OM: First of all, the facts I have found contribute a lot to the portrait of the famous writer and present an almost unknown period in her biography; a period that was crucial for the shaping of her views, and her attitude to the contemporary world. But what is more important, PLT’s book proves to be an important evidence about the state of minds in the1930s. The book returns us (to a considerable extent due to my research and commentary) to many forgotten names (or supply new evidence about them) such as Hubert Butler or Herbert Marshall and cultural events which are important for our understanding of the epoch. The Russian-Soviet theme seems to be very inspiring at that time.

I hope that the book, with my commentary, will be published some day in some English-speaking countries. I don’t cherish any vanity hopes but am sure that it will be an interesting and important reading. 

Hopefully, Olga Mäoets’s dream will soon come true.

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Pamela L. Travers and The Avant-Garde Hamlet

Hamlet 2

During her stay in Moscow in 1932, Pamela L. Travers met a Director (identity and details about that Director are omitted in her book) who gave her a card to a theatrical presentation of Hamlet. Leaving the ranks of her fellow tourists and the prescribed by the tourist guide route, Pamela L. Travers ventured out alone into the streets of Moscow in search of Hamlet. After going into the wrong theater, she managed to get into the right one by the end of act one. And the Hamlet (or Gamlet) she met that night left a strong impression on her, so much, that it could be said that her evening out in the theater became the highlight of her visit to Russia.

Hamlet 3

I learned from Olga Maëots’s comments (in the Russian edition of Moscow Excursion) that the play in question was directed by the experimental theater director Nikolai Pavlovich Akimov and was played at the Vakhtangov Theater. At that time in Russia there was an unofficial prohibition (but known by all) of Shakespeare, and the play needed to be adapted to Soviet Principles because Stalin was suspicious of Shakespeare’s plays. He considered Hamlet to be a reactionary and mystical character, unsuitable for presentation to the workers and peasants audiences. Back then, caricatures of this theatrical production appeared in satirical magazines in Moscow and according to Olga Maëots’s comments this “scandalous production” is to this day a nightmare for Shakespeareans.

Hamlet 4

So how can a grotesque and bilious Hamlet leave such a positive impression on Pamela L. Travers?  She loved Shakespeare and she was well versed in drama having been herself an actress for a brief time.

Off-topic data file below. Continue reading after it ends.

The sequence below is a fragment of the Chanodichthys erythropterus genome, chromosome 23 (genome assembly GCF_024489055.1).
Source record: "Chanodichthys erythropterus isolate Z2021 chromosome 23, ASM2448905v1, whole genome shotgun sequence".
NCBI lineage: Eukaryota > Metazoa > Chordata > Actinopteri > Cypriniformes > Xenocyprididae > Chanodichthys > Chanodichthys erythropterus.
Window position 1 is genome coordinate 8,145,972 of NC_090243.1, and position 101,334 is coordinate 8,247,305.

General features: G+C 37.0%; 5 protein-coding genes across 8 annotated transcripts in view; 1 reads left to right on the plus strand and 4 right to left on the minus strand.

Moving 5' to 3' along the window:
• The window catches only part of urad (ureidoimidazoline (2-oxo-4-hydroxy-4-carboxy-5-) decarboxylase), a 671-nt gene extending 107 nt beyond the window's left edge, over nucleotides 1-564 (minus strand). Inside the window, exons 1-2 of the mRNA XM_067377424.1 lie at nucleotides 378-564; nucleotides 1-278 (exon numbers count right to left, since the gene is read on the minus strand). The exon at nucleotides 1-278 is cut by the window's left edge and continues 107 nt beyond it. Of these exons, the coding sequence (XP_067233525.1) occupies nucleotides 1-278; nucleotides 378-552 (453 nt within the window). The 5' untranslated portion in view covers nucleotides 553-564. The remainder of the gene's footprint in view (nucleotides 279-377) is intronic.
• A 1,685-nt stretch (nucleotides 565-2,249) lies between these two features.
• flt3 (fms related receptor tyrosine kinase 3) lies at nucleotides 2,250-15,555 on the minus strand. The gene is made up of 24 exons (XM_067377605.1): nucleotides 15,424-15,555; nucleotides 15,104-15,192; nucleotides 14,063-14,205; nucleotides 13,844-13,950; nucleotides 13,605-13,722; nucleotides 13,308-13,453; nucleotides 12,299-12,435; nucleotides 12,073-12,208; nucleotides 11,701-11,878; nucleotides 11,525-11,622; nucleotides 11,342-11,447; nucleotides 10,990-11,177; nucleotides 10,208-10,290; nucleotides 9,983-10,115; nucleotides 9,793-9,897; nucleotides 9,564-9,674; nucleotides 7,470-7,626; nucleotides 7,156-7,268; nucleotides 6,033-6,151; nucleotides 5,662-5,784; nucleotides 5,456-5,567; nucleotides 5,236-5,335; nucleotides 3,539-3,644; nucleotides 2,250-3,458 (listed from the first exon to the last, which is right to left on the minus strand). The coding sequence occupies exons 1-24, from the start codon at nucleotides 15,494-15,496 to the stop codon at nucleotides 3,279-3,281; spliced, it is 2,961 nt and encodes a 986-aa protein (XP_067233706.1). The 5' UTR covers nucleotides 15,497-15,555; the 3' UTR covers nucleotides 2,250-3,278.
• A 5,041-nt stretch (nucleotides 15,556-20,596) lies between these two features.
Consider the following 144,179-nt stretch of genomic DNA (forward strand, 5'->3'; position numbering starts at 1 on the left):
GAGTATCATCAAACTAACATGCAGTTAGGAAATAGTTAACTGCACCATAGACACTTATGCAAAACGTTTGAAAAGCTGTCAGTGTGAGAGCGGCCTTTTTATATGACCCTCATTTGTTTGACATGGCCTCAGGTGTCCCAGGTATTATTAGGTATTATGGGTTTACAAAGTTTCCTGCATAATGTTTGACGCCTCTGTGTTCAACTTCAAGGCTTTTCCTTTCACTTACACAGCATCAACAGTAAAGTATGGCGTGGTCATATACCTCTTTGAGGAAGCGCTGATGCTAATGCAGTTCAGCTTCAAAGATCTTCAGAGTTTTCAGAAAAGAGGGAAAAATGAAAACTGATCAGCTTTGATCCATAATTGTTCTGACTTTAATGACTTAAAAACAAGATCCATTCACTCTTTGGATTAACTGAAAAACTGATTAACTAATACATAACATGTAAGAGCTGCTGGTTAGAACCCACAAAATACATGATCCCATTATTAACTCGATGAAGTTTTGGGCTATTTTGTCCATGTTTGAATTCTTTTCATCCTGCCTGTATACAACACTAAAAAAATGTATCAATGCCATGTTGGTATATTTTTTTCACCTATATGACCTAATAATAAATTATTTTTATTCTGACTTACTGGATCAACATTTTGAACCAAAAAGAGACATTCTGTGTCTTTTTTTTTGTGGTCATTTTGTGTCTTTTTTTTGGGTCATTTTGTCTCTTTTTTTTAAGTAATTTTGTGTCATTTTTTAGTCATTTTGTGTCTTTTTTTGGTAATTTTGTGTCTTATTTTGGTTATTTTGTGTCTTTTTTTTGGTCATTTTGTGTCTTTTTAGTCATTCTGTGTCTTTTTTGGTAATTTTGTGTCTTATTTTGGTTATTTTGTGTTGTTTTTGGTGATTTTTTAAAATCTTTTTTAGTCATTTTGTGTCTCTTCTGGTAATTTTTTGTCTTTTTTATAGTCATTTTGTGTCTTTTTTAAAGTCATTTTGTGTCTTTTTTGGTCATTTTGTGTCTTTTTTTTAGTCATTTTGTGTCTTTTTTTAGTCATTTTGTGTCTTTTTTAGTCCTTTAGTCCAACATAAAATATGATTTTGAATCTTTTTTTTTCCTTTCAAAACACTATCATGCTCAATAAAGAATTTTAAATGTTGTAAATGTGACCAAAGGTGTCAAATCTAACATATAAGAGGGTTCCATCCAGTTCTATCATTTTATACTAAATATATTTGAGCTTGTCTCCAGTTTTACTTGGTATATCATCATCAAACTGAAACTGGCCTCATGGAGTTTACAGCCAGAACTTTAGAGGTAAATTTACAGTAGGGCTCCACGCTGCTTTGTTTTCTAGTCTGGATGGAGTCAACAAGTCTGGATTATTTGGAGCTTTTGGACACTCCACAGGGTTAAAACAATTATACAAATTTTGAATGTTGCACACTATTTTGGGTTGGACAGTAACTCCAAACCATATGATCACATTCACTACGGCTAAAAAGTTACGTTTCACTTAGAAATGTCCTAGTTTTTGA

Pamela L. Travers first found Shakespeare’s writings in her father’s library and she read them as a child simply because they were books to be read, and books were few and difficult to find in the Australian countryside. Later, while writing as a drama critic for The New English Weekly, Pamela L. Travers wrote essays on seventeen Shakespearean plays, five out of which were on Hamlet. So, I assumed that she would have been a fervent admirer of the original plays. Well, my assumption was wrong. (And her essays in The New English Weekly were actually written after her trip to Russia.) Anyway, it is a fact that young Pamela L. Travers loved the Russian adaptation of Hamlet, and that even though it had been distorted beyond recognition:

Well, they’ve turned their backs on Hamlet as we know him, but he shone forth more brightly than I’ve ever seen him. Every possible rule was broken, the text was murderously cut about and great wads of Erasmus and anonymous buffoonery interpolated. The characters too were altered.”

Not Hamlet, perhaps, but Hamlet enough for me, and I can’t help feeling that Shakespeare would have preferred it to highbrow productions that can get a new kick out of Hamlet only by putting him into plus-fours and to those other horrors where Hamlet is only a peg to hang scenery on – a Mr. Cochran’s Young Gentleman, perhaps.”

Pamela L. Travers, Moscow Excursion

 I can’t help but notice a paradox here!

When talking about a largely distorted adaptation of another writer’s creation Pamela L. Travers considered it to be a refreshing avant-garde art. Then, some thirty years later, when the same fate fell upon her Mary Poppins she did not see it as avant-garde art. And yet, it could be argued that Disney’s Mary Poppins was, for its time, avant-gardist cinematography combining human actors and animated characters, and stretching the boundaries of what was known to be possible in the sphere of special effects.

Of course, changing perspectives in the course of one’ s life is not that surprising. We all have all sorts of opinions about all sorts of things, but when thrown into a situation where we are emotionally invested all previous thought-based opinions and judgements go up in smoke.

And I wonder, would it have been easier for Pamela L. Travers to accept the Disney’s adaptation of her Mary Poppins if someone reminded her of her opinion about the Russian Hamlet?  

Maybe, or maybe she would have dismissed this paradox at once…she was a paradoxical character herself. Unfortunately, we will never know what Pamela L. Travers’s reaction would have been.

Pamela L. Travers’s Moscow Excursion (Part II)

 

 

Pamela L. Travers Moscow

Lenin discovered that bears dance naturally and Stalin knew well how to put rings in their noses and lead them through the streets. But somewhere behind all the cunning exploitation, is there not the bear’s own desire to be so led? Haven’t the people themselves chosen the tyranny that flatters their deepest instincts and relives them of the necessity of thinking for themselves?” 

Pamela L. Travers, Moscow Excursion 

Pamela L. Travers’s travelogue, Moscow Excursion, is a written record of the author’s astute observational insights into the soul of Stalin’s Soviet Union. Unfortunately, Pamela L. Travers’s observations, despite their accuracy, might not have been well received by the critics of her time. Here is one extremely negative review of her book which appeared in The Saturday Review on August 17, 1935.